Davao del Norte

Davao del Norte
Province of Davao del Norte
Flag of Davao del Norte
Official seal of Davao del Norte
Location in the Philippines
Location in the Philippines
Coordinates: 7°21′N 125°42′E / 7°21′N 125°42′E / 7.35; 125.7
RegionDavao Region (Region XI)
FoundedMay 8, 1967
 • TypeSangguniang Panlalawigan
 • GovernorAntonio del Rosario (Tapang at Malasakit Alliance-Hugpong ng Pagbabago)
 • Vice GovernorAlan Dujali Tapang at Malasakit Alliance-Hugpong ng Pagbabago)
 • Total3,426.97 km2 (1,323.16 sq mi)
Area rank39th out of 81
Highest elevation (Mount Sinako)1,590 m (5,220 ft)
Population (2015 census)[2]
 • Total1,016,332
 • Rank25th out of 81
 • Density300/km2 (770/sq mi)
 • Density rank24th out of 81
 • Independent cities0
 • Component cities
 • Municipalities
 • Barangays223
 • Districts1st and 2nd districts of Davao del Norte
Time zoneUTC+8 (PHT)
ZIP code8100–8120
IDD:area code+63 (0)84
ISO 3166 codePH
Spoken languages
Income classification1st class

Davao del Norte (Cebuano: Amihanang Dabaw) is a province in the Philippines located in the Davao Region in Mindanao. Its capital is Tagum City. Davao del Norte also includes Samal Island to the south in the Davao Gulf.

Before 1967, the five provinces—Davao del Norte, Davao Oriental, Davao del Sur, Davao Occidental and Compostela Valley—were administered as a single province named Davao. The Davao Region is coterminous with this former province.

Davao del Norte is also known as "the banana capital of the Philippines."


Davao del Norte and Compostela Valley, together with Davao Oriental, Davao Occidental and Davao del Sur used to be a whole province simply known as Davao. This original province was split into three: Davao del Norte, Davao Oriental, and Davao del Sur when Republic Act No. 4867 (authored by Representative Lorenzo S. Sarmiento, Sr.) was signed into law on May 8, 1967 by President Ferdinand Marcos.[3]

Davao del Norte originally comprised thirteen municipalities: Asuncion, Babak (now in Samal City), Compostela, Kapalong, Mabini, Mawab, Monkayo, Nabunturan, Panabo, Pantukan, Samal, Santo Tomas and Tagum. On May 6, 1970, six more municipalities were created: Carmen, Kaputian (now in Samal City), Maco, Montevista, New Bataan, and New Corella.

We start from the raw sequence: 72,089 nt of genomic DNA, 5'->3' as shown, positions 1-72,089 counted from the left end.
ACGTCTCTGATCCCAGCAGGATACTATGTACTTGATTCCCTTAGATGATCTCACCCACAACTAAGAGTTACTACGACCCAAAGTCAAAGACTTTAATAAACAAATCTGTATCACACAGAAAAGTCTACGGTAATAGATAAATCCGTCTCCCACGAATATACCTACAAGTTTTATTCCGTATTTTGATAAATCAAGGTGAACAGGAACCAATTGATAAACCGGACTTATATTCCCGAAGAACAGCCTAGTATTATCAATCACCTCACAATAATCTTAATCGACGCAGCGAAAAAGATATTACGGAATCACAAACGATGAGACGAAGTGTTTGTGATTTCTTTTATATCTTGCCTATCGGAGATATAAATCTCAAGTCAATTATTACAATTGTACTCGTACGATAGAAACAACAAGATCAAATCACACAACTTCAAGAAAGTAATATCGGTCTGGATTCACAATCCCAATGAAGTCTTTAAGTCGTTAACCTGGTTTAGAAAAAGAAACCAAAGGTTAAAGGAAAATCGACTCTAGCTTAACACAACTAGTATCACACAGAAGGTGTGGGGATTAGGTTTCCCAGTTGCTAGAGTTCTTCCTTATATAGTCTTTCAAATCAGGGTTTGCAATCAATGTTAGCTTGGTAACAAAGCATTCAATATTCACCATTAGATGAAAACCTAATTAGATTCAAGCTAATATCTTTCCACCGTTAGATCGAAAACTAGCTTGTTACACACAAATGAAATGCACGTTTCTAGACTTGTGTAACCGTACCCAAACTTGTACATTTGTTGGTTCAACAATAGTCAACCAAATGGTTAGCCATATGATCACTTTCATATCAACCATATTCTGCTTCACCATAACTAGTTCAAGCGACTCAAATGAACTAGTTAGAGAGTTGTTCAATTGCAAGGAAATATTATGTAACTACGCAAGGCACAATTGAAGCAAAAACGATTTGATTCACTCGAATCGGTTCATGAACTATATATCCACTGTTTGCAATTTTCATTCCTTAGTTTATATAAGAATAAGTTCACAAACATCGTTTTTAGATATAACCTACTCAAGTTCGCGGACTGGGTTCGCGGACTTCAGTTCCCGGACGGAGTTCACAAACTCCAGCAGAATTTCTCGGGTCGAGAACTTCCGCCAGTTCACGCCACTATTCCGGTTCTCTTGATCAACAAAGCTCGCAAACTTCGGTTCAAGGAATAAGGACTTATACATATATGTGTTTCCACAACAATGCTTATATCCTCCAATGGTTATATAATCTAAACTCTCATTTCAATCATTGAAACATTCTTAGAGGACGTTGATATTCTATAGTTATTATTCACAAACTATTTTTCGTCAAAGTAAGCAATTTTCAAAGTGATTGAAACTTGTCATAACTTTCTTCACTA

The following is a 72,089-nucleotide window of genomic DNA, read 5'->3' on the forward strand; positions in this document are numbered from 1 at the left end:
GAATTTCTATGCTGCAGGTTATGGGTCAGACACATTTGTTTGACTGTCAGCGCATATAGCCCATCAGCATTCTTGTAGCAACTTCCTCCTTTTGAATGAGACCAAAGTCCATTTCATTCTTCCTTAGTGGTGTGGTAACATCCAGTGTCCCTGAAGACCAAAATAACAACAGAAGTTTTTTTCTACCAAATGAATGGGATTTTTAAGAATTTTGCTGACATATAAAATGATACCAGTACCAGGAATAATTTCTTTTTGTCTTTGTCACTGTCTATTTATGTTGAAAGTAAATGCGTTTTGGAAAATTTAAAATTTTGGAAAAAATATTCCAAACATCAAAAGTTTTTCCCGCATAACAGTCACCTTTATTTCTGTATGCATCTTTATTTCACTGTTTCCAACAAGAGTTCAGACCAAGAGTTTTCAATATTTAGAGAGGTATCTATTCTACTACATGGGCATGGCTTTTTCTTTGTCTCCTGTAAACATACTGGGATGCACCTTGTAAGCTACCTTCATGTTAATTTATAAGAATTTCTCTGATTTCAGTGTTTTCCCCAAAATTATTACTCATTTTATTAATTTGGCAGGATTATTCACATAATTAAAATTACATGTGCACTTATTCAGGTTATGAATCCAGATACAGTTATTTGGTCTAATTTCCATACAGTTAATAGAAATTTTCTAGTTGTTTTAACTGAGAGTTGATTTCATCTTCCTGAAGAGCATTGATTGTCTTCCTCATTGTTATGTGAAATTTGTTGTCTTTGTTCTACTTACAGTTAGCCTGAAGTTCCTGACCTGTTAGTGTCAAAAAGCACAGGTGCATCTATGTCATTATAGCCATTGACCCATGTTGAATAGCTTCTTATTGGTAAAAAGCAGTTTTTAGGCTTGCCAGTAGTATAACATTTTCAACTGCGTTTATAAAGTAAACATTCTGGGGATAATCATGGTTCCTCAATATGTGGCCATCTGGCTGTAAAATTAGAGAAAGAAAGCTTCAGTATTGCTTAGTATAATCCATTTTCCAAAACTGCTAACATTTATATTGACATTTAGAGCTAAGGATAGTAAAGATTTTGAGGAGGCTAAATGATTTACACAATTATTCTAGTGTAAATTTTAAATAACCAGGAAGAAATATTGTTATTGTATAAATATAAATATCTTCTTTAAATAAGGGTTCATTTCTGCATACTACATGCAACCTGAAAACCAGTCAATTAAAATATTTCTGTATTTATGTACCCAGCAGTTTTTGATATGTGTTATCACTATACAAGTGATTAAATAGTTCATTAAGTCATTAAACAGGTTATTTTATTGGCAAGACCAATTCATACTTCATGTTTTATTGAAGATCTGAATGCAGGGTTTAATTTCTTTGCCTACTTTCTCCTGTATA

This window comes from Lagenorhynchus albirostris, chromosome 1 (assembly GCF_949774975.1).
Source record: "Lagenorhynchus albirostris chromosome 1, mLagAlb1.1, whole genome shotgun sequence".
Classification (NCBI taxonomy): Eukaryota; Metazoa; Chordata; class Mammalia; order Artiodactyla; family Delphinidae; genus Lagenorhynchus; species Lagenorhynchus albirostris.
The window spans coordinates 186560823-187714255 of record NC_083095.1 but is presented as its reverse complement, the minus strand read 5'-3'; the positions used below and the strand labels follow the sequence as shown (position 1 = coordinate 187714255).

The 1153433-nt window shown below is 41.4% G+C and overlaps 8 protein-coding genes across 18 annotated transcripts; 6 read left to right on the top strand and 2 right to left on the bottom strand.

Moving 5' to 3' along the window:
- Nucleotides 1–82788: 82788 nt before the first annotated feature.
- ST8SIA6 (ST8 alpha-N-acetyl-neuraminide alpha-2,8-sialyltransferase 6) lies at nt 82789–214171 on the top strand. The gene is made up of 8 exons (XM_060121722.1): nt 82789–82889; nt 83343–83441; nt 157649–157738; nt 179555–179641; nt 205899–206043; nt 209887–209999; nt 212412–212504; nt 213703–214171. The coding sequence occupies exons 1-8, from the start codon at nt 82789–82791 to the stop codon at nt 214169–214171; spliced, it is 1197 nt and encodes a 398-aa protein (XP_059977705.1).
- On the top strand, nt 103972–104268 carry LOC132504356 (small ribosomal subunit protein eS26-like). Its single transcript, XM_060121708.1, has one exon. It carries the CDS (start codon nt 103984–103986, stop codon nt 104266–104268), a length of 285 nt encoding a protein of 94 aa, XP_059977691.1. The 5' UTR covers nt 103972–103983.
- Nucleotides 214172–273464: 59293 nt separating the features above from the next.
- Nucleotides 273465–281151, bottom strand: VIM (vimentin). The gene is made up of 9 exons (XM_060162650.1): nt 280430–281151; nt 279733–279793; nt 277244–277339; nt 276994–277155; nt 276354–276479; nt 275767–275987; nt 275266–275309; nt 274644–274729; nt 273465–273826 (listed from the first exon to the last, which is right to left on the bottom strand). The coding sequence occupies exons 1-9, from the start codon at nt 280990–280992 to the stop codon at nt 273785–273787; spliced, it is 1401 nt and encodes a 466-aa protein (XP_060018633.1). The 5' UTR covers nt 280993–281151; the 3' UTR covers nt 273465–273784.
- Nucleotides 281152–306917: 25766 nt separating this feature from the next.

The passage of Republic Act No. 6430 on June 17, 1972 changed the name of the province from Davao del Norte to Davao.[4]

By 1996, Davao had a total of twenty-two municipalities with the creation of San Vicente (now Laak) in 1979,[5] Maragusan in 1988,[6][7] and Talaingod in 1991.[8]

On January 31, 1998, President Fidel V. Ramos signed Republic Act No. 8470, which split the province into two, creating the province of Compostela Valley.[9] In the meantime, Davao was renamed back to Davao del Norte. Together with the creation of the new province, two cities and one municipality were created: the municipality of Tagum, capital of Davao del Norte, was converted into a city (R.A. 8472);[10] Samal, Babak, and Kaputian were joined into the city of Samal (R.A. 8471);[11] and the municipality of Braulio E. Dujali was created out of several barangays in Panabo and Carmen (R.A. 8473).[12] The province then had 8 municipalities and 2 cities.

Republic Act No. 9015, signed into law on March 5, 2001 by President Gloria Macapagal-Arroyo, converted the municipality of Panabo into a city.[13] Republic Act No. 9265, approved on March 15, 2004 created the municipality of San Isidro from Asuncion and Kapalong.[14]

Other Languages
Bân-lâm-gú: Davao del Norte
Bikol Central: Davao del Norte
Chavacano de Zamboanga: Davao del Norte
français: Davao du Nord
한국어: 북다바오 주
Bahasa Indonesia: Davao del Norte
Kapampangan: Davao del Norte
македонски: Северен Давао
Nederlands: Davao del Norte
日本語: ダバオ州
Pangasinan: Davao del Norte
Türkçe: Davao del Norte
українська: Північне Давао
Tiếng Việt: Davao del Norte
吴语: 北达沃省
中文: 北達沃省